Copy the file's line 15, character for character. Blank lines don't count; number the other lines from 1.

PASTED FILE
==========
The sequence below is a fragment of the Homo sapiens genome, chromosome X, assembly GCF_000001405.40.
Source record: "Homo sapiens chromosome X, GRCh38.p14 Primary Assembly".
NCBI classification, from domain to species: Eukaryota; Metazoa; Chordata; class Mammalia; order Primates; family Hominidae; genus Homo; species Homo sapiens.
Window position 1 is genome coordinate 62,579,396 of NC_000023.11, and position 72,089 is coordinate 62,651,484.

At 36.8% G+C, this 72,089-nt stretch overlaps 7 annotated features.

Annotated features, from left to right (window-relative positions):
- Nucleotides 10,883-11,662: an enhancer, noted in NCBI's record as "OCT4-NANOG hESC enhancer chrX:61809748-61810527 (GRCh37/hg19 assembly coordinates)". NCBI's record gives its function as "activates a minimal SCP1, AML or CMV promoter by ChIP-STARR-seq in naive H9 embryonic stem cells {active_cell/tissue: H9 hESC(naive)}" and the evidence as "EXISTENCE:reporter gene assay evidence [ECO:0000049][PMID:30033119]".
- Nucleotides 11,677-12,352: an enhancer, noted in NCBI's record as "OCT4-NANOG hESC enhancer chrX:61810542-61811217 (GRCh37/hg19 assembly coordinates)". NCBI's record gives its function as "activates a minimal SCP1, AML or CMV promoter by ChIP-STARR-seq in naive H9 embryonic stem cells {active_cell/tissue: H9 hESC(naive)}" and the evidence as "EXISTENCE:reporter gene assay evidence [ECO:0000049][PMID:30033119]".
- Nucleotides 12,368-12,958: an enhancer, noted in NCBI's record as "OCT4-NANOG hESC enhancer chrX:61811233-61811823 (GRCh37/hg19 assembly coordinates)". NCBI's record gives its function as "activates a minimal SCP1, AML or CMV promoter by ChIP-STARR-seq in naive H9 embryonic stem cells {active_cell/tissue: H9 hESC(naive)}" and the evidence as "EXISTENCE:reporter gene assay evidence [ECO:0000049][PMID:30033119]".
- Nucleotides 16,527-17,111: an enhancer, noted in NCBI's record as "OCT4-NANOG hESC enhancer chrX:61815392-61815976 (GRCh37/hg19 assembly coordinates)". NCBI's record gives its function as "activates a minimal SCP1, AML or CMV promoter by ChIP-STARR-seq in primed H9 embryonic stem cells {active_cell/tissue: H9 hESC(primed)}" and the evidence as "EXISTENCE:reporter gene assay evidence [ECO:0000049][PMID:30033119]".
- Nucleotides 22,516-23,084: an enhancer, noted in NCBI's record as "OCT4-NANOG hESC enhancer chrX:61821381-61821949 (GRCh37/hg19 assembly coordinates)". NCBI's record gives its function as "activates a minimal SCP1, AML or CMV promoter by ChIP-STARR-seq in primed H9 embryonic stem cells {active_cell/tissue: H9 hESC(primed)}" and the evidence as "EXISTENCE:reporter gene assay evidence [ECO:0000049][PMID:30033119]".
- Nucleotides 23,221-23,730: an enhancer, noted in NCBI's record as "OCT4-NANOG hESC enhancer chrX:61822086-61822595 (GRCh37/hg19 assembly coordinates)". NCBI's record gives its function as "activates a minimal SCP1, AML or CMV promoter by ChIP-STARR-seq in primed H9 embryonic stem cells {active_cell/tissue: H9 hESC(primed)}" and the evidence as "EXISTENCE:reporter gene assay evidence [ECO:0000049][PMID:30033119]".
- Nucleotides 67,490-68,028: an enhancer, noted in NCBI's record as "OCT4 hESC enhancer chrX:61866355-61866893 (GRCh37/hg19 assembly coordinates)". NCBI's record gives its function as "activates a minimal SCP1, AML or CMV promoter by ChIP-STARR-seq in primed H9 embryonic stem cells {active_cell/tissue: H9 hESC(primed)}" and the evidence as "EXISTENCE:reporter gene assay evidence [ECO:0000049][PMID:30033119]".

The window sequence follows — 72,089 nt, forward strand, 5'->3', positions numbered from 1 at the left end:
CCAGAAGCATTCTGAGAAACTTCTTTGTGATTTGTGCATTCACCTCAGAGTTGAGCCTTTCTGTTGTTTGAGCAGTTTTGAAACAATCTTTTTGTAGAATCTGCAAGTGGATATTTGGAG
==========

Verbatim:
CCAGAAGCATTCTGAGAAACTTCTTTGTGATTTGTGCATTCACCTCAGAGTTGAGCCTTTCTGTTGTTTGAGCAGTTTTGAAACAATCTTTTTGTAGAATCTGCAAGTGGATATTTGGAG